NY Governor: “Bernie supporters push for registration overhaul to vote in state primary” [New York Post]. “New York Democratic Party activists who backed Bernie Sanders for president in 2016 — and now support Cynthia Nixon for governor over Gov. Cuomo — have drafted a resolution to force the state Democratic Committee to pass a rule allowing independent or “nonaligned” registered voters to vote in the 2018 Democratic primary for governor, on Sept. 13.”
NY Governor: “Cuomo, borrowing from Churchill, vows to lead citizens’ armada to block offshore drilling” [Politico]. “‘I’m going to commission the citizen fleet from throughout the state to go out and interfere with their federal effort just as Winston Churchill did in Dunkirk,’ Cuomo said. ‘If you think I’m kidding, I’m not, and I’m going to lead that citizen fleet.'”
NY-27: “Fake Green Party Candidate Exposed as Having Ties to Republican Congressman” [Daily Beast]. “Michael Zak petitioned to run under the Green Party ticket in New York’s 27th congressional district, a seat currently held by Rep. Chris Collins. Zak’s candidacy petition listed as the official contact person Ross Kostecky, a local Republican operative who interned on Collins’s 2009 campaign for Erie County, New York executive, The Daily Beast has found.”
2016 Post Mortem
“PR boss Jennifer Palmieri: ‘We reduced Hillary to a female facsimile of a male president'” [Guardian]. Palmieri: “Right up until 19 December that year, when the president was formally elected by the electoral college: ‘I held out hope that we would fight on. I thought there was a chance the Republicans would stop it.’ She allows a bleak smile. ‘I thought maybe they would make Paul Ryan president.'” Palmieri, let us recall, thought the Russians were going to hijack her limo. And see here on the electoral college and faithless electors.
“Hillary Clinton: Big Business Is ‘Disrupting Our Democracy'” [Fortune]. “How does one go about fixing that imbalance and regaining people’s trust? Clinton, a Democrat, gave a tongue-in-cheek, “simple, partisan answer:” Change the majority Republican Congress in the November 2018 mid-term elections.” Uh huh.
Realignment and Legitimacy
“Bernie Sanders Camp Says Ending Superdelegate ‘Debacle’ Key to Defeating Trump in 2020” [Newsweek]. “[Nina] Turner, who took over [Jeff] Weaver’s post at Our Revolution in June, said ‘re-establishing faith’ among Democrats will be key if the party wants a shot at turning out voters in 2020 and defeating President Donald Trump. ‘We have to show voters—registered Democrats as well as independent voters who lean our way—that we recognize our faults and our failings and that we’re willing to correct them,’ Turner said. ‘We’re saying to millions of voters that the process is open, and we’ll commit to a more robust debate and contest than we had in 2016.” DCCC delenda est.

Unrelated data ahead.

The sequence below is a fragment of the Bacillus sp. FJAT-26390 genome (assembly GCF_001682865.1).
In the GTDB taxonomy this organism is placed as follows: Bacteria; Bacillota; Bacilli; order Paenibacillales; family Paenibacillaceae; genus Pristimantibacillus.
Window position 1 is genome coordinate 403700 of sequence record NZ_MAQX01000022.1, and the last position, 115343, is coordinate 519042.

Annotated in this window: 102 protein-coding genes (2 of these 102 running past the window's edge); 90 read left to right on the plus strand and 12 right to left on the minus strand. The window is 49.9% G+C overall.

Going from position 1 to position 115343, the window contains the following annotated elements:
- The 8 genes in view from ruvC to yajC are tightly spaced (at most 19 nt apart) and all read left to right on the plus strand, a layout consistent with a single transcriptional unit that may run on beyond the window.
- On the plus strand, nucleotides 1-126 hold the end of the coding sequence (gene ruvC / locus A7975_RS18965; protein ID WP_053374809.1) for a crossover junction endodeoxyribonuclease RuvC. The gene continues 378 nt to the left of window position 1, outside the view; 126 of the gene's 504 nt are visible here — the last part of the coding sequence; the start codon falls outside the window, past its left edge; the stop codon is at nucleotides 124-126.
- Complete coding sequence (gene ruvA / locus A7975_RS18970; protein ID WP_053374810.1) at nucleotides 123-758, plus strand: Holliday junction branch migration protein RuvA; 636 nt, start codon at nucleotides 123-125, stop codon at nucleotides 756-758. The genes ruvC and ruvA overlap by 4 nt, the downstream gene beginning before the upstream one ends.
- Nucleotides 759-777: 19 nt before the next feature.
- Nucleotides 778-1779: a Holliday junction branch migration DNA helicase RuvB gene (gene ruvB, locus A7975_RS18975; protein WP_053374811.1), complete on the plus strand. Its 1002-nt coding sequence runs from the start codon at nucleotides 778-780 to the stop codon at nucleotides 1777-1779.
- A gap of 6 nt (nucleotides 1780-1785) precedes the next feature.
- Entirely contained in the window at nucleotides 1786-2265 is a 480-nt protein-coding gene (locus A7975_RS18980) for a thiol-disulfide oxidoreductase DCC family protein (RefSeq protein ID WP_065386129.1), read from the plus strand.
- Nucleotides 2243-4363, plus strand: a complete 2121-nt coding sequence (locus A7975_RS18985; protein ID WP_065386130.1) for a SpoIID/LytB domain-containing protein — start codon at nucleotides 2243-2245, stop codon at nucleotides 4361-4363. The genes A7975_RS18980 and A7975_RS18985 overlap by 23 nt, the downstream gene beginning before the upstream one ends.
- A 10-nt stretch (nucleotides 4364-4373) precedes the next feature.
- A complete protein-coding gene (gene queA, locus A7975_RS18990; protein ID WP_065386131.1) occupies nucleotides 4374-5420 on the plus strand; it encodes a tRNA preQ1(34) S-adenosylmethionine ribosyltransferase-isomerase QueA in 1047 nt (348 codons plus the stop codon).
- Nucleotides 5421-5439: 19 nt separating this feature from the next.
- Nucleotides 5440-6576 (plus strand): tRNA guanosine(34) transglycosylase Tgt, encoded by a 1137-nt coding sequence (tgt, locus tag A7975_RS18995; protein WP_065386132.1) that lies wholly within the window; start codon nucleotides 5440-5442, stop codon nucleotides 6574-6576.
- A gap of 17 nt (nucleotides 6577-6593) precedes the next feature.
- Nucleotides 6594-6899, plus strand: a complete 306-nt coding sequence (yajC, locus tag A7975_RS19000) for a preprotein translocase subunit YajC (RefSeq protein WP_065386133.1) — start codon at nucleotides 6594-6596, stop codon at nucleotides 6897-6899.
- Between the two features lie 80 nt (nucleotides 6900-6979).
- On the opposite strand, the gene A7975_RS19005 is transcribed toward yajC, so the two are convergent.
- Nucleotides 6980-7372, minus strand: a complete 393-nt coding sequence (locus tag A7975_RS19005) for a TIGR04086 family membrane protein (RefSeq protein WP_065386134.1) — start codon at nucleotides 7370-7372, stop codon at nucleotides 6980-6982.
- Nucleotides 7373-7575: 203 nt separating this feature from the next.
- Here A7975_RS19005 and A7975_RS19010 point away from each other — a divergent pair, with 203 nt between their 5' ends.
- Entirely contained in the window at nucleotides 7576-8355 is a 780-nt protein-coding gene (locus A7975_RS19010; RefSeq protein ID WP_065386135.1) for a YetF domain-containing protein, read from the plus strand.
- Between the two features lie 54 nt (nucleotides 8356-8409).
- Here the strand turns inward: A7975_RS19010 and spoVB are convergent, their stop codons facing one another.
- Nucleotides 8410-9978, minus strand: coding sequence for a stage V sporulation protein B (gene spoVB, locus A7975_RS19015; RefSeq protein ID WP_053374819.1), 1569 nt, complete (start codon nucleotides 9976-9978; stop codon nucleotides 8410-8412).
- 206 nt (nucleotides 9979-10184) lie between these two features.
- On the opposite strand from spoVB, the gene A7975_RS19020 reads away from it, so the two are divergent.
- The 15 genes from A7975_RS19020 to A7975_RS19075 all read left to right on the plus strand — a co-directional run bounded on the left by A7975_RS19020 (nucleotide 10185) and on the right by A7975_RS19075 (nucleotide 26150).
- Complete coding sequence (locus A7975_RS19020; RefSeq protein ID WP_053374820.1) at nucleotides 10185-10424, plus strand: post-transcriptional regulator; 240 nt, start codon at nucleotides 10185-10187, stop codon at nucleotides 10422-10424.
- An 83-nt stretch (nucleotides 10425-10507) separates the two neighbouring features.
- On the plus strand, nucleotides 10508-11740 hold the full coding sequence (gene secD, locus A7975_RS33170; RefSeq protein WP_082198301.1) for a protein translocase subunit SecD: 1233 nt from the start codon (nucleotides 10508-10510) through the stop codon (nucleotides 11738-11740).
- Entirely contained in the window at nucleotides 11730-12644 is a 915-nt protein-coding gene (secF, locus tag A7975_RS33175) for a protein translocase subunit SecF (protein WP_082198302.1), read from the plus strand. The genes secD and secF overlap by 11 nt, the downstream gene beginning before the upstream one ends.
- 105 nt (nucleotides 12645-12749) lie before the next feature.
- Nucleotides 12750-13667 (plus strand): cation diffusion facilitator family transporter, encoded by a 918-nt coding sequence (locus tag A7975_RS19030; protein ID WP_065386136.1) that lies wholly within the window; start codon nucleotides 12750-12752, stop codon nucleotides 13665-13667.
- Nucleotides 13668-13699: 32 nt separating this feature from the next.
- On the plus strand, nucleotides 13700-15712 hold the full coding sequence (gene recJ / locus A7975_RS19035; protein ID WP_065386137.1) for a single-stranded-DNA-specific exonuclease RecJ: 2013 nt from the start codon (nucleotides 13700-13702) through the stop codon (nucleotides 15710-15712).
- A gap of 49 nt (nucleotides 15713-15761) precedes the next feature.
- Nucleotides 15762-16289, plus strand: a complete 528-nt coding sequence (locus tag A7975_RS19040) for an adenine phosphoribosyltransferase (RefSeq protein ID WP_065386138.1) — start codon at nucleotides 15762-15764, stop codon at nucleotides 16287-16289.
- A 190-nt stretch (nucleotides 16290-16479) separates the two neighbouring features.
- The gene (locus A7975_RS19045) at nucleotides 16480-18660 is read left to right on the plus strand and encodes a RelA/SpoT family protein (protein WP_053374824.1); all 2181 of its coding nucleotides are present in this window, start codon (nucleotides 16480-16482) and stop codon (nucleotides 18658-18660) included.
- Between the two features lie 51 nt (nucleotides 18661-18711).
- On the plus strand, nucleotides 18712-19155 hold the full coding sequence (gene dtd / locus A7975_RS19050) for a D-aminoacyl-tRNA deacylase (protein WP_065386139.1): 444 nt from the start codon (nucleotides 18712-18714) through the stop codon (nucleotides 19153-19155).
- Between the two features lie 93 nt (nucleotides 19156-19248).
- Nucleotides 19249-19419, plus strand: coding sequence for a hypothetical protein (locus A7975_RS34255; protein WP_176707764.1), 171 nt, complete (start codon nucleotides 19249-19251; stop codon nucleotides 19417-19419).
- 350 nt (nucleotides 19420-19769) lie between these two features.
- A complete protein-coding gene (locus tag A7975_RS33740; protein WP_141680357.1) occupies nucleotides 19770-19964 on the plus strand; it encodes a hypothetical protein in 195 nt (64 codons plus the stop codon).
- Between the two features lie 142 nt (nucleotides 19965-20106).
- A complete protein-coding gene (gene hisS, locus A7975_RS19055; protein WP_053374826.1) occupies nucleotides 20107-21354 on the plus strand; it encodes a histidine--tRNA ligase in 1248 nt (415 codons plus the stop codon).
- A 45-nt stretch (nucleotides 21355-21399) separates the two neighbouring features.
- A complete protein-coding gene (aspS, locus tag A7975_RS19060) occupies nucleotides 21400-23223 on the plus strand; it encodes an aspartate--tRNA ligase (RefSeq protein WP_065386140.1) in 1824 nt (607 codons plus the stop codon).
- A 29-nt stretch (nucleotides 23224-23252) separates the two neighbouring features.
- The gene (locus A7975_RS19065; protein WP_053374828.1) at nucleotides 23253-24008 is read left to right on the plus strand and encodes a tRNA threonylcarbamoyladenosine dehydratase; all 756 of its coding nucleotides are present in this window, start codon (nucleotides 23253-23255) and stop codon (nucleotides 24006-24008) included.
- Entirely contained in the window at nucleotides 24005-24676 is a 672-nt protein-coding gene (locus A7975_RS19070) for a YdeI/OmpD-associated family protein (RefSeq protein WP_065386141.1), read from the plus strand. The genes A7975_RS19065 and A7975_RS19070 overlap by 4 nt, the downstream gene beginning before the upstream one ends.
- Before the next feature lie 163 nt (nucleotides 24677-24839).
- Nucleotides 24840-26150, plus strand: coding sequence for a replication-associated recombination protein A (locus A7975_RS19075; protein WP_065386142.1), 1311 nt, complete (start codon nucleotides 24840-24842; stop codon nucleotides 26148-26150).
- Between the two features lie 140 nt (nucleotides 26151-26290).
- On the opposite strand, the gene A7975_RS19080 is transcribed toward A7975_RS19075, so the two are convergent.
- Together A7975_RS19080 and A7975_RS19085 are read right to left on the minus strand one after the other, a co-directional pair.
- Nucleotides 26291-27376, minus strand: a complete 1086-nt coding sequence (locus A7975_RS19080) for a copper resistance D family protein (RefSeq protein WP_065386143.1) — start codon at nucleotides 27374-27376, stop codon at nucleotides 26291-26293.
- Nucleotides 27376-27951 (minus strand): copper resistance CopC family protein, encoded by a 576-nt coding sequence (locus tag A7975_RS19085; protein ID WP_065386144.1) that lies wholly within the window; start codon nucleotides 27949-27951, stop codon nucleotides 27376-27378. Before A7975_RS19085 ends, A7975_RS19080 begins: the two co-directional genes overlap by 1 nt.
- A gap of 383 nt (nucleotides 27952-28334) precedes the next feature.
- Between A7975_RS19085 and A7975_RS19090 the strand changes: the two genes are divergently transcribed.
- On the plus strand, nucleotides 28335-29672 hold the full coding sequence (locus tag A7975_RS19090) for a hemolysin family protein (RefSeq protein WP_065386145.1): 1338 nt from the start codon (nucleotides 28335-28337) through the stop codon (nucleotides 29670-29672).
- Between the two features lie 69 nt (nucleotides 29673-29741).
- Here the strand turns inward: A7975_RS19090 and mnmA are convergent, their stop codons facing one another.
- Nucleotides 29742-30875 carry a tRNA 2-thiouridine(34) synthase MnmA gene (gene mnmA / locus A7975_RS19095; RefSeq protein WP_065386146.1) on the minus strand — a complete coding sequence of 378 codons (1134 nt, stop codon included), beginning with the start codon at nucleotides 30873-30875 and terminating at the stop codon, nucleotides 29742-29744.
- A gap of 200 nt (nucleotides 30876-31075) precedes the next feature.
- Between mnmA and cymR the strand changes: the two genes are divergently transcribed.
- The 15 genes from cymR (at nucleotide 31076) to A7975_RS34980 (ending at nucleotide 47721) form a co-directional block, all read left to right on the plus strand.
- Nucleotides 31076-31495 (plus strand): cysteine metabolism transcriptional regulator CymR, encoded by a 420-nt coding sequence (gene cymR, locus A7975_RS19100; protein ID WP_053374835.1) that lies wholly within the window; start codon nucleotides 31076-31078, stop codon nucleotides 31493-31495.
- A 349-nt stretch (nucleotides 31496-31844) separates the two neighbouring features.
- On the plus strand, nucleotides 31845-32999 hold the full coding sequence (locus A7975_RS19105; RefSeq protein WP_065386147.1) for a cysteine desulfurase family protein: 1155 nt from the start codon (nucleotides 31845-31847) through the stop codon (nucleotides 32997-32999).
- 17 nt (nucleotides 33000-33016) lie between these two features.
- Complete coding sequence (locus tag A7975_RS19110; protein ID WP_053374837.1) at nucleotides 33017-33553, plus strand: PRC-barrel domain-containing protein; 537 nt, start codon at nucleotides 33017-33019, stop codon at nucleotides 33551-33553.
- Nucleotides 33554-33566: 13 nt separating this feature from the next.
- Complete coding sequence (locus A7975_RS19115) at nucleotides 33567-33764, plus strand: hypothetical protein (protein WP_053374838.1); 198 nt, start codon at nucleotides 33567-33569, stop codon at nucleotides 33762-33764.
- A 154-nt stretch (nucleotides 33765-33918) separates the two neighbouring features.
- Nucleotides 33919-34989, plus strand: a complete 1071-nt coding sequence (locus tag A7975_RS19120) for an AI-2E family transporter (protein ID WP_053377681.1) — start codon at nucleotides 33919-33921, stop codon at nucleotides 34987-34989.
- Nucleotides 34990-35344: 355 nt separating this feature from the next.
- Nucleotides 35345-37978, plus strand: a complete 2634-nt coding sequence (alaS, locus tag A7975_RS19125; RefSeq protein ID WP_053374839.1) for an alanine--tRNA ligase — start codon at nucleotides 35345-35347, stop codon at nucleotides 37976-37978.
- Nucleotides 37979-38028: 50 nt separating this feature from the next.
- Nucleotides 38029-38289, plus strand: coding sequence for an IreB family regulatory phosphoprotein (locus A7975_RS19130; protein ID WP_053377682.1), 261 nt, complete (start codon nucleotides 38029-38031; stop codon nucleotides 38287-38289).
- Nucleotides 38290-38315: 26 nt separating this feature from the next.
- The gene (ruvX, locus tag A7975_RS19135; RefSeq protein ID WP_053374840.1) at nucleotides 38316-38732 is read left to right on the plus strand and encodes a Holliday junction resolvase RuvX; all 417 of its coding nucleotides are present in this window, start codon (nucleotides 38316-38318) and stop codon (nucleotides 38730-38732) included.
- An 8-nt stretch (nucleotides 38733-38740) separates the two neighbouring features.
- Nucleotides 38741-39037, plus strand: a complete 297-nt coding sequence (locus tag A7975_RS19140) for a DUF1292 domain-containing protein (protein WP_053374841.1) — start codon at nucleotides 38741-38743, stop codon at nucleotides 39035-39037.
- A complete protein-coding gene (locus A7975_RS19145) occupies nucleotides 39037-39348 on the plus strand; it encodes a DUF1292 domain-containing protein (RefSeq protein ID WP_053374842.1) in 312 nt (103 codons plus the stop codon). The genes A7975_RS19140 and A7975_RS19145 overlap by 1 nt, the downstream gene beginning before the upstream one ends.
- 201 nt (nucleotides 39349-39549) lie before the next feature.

“Actually, National Democrats Should Interfere in Primaries” [Elaine Kamarck, New York Times]. “No other political parties in democracies in the world have abdicated their leadership role as much as America’s have, weakening themselves and their ability to govern in the process. Party leaders have essentially given away the most important power they have — to determine who can run and win under the party’s banner. This power now rests exclusively with primary voters.” Exclusively? Reallly?
Employment Situation, April 2018: First sentence: “Wage pressures may not be going up right now, but given the solid pace of job growth and the dwindling labor force, they may be appearing soon” [Econoday]. Second sentence: “Nonfarm payrolls rose 164,000 in April which is on the low side of expectations but revisions, at a net 30,000 gain in March and February, help make up the difference.” Conclusion: “Right now, however, the mix is a good one: inflation-free expansion of the labor market. Other data include a downtick in the labor participation rate, to a lower-than-expected 62.8 percent to further highlight tight conditions, and also a noticeable pickup in manufacturing hours which, together with the gain in manufacturing payrolls, points to increasing acceleration for the factory sector.” It’s almost like there’s some power greater than the invisible hand… (Although good news in the factory secton!) And: “[U]nemployment in the U.S. has fallen to one of the lowest levels of the post-World War II era, the result of a historically long jobs expansion that shows little evidence of slowing. The jobless rate fell to 3.9% in April from 4.1% a month earlier” [Wall Street Journal]. And but: “The headline jobs number at 164,000 for April was below consensus expectations of 190 thousand, however the previously two months were revised up a combined 30 thousand. With the revisions, this was close to expectations” [Calculated Risk]. “Wage growth was about as expected in April, however hourly wages for March were revised down.” But: “April 2018 BLS Jobs Situation Is A Little Chaotic” [Econintersect]. “The headline seasonally adjusted BLS job growth was again significantly below expectations. This month’s data is so chaotic – I would not look too deeply at the internals…. The household and establishment surveys were not in sync – which means if you believe the establishment’s survey’s employment growth, then it is hard to believe the unemployment rate. The year-to-date employment is running slightly below the pace of last year.”